Why SMEs should see the real opportunities in global growth

By Tim Reid, below, CEO, UK Export Finance

We’ve been no stranger to volatility in recent years. From navigating the impacts of the pandemic, to the rippling effects of the war in Ukraine, the last few years haven’t been easy. Not least for UK SMEs.

In my 35 years working in banking and trade finance, I’ve seen first-hand the many hurdles facing businesses on their journey to ‘going global’. I have also seen the huge wins that can come with exporting. Time and time again UK SMEs have proven their resilience despite obstacles at home and abroad.

In uncertain economic times, it can be tempting to rely on the domestic market. The idea of exporting in 2023 may seem challenging, but SMEs shouldn’t be discouraged. At UKEF, over 80% of the companies we support are small and medium-sized firms. This strong track record shows that we stand ready to partner with UK businesses, especially SMEs, to help them achieve their exporting ambitions.

Triumphs in trying times

We’ve worked with some of the best and brightest British SMEs who refuse to let economic uncertainty impact their growth ambitions. When the impacts of the global pandemic were being felt by UK businesses, many took advantage of our Export Insurance Policy (EXIP). By offering insurance that can cover up to 95% of the value of an export contract, this product helps companies who have either lost cover or cannot access private export insurance with confidence. This support was particularly relevant for SMEs in the wake of the pandemic with backing provided across sectors, including retail, creative marketing and recruitment.

And, as the UK marched ahead on its post-Covid recovery, last year we supported Devon-based Eco Charger to export the world’s first all-electric quad bikes to America, and Somerset’s Wyke Farms, who now export their sustainably-produced cheese to over 160 countries. The support enabled Eco Charger to double its workforce, creating highly skilled environmentally friendly jobs across the UK. Wyke Farms has seized the opportunity to push further into markets all over the world.

These success stories show that there’s so much to be gained by taking the global leap. After all, SMEs are the lifeblood of the UK economy and sustaining their success is critical in securing a high-growth future for the UK.

Connecting SMEs with opportunities around the world

Alongside bespoke export finance for UK businesses, UKEF activates the UK supply chain, connecting overseas project sponsors and buyers with UK exporters, through government-backed financing. We estimate that at least 10,000 UK firms win or retain business indirectly through the supply chain thanks to UKEF, the majority of these being SMEs.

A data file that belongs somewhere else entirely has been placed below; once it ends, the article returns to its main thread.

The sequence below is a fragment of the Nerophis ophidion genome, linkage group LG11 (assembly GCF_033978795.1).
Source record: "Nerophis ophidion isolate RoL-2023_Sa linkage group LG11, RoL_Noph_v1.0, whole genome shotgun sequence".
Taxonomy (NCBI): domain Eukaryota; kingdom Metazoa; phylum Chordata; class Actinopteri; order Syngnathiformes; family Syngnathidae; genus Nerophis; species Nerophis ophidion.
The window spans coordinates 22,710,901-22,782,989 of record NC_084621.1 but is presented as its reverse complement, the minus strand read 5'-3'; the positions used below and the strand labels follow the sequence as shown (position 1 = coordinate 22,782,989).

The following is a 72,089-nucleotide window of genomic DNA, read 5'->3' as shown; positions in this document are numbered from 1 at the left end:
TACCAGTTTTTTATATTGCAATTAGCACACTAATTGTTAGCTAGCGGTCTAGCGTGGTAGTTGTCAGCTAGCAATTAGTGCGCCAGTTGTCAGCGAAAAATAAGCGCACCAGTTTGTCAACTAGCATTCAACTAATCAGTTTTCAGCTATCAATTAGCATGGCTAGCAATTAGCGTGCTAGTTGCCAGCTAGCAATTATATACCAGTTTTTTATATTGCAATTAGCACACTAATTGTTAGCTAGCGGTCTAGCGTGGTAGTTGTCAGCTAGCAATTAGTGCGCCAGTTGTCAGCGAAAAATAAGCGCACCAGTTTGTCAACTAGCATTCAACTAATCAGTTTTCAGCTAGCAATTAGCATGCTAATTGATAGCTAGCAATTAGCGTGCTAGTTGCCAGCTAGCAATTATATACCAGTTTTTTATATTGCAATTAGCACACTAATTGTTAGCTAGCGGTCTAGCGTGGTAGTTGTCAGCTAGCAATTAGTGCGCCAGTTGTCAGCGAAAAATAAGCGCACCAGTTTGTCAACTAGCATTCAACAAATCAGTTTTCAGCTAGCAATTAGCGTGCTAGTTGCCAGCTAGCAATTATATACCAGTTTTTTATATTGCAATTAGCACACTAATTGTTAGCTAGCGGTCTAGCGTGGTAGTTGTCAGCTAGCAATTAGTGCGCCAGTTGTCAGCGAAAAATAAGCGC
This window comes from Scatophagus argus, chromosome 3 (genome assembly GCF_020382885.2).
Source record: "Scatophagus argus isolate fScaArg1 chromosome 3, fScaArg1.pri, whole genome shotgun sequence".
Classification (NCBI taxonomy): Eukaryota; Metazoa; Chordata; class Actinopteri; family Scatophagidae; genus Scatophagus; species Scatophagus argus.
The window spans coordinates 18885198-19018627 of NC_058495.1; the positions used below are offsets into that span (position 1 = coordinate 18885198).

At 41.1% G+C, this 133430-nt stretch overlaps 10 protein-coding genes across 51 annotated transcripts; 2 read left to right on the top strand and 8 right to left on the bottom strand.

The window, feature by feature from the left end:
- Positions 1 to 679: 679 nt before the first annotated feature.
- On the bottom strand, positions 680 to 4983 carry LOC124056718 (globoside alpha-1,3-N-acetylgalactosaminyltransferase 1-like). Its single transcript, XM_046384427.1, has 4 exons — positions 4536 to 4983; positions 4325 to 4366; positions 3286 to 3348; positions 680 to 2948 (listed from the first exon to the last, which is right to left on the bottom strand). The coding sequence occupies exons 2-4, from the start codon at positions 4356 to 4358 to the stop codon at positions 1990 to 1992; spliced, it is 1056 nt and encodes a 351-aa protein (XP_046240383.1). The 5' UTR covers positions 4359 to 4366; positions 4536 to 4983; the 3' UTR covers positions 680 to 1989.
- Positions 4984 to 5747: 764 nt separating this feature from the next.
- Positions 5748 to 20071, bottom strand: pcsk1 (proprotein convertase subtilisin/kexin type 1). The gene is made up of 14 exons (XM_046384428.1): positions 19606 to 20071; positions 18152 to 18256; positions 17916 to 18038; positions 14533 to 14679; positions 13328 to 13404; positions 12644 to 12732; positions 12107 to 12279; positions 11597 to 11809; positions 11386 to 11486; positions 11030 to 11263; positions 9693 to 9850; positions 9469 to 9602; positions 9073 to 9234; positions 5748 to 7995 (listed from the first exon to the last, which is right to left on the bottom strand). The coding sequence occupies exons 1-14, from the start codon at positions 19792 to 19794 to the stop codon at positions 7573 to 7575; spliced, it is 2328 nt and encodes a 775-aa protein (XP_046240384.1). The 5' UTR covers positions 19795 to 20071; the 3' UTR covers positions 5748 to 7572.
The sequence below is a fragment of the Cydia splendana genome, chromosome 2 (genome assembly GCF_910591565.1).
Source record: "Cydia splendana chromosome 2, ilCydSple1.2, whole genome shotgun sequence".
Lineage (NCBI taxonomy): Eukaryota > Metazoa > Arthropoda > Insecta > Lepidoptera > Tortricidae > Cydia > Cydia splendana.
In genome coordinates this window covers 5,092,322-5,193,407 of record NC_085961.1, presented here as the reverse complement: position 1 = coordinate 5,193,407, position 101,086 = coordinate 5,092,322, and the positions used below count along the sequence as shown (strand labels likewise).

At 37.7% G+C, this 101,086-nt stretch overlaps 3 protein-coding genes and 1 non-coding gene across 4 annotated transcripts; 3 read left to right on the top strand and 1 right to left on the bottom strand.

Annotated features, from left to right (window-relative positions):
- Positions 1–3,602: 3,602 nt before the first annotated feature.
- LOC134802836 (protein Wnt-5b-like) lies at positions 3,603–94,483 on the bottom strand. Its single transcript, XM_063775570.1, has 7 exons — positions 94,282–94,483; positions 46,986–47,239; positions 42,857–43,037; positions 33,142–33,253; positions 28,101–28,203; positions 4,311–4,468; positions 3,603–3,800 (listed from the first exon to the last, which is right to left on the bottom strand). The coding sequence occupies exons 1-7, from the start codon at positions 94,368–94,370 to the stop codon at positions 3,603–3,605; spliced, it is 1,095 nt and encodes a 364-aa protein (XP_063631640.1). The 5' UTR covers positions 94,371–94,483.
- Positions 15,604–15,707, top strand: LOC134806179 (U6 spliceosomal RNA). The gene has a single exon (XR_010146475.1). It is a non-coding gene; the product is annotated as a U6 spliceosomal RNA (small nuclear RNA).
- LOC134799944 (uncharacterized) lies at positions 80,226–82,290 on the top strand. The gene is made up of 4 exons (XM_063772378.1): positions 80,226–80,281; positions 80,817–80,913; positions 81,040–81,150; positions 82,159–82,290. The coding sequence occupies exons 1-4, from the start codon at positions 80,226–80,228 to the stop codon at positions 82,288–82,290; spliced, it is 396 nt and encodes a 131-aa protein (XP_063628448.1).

Making this possible are UKEF’s International Export Finance Executives (IEFEs) who are based all over the world and help to galvanise new opportunities for UK businesses, from North America to North Africa, South-East Asia to the Middle East.

For example, in January we announced £130m in support for the construction of a new specialist burns hospital in Kilamba, Angola. The terms of the deal between UKEF and the Angolan Ministry of Finance mean that 40% of the project will be fulfilled by UK suppliers – totalling over £50m in potential export opportunities for domestic businesses.

Our mission is to ensure no viable UK export fails for lack of finance or insurance, doing so sustainably and at no net cost to the taxpayer. Working alongside The Department for Business and Trade, UKEF will continue to provide support for small businesses, helping the backbone of the UK economy stay ahead and export British brilliance.

Eyes on the prize

Those with strong ambitions and a resilient business behind them should know that growth opportunities remain very much there for the taking. UKEF’s IEFEs located around the world, as well as our on-the-ground regionally based team of Export Finance Managers in the UK, are on hand to help businesses on their exporting journey every step of the way.

SMEs should remember that global opportunities are still on the cards, despite current headwinds, and it may just be the strategy needed to boost growth in the years ahead. Success story after success story proves there’s no reason for UK SMEs to stop thinking globally.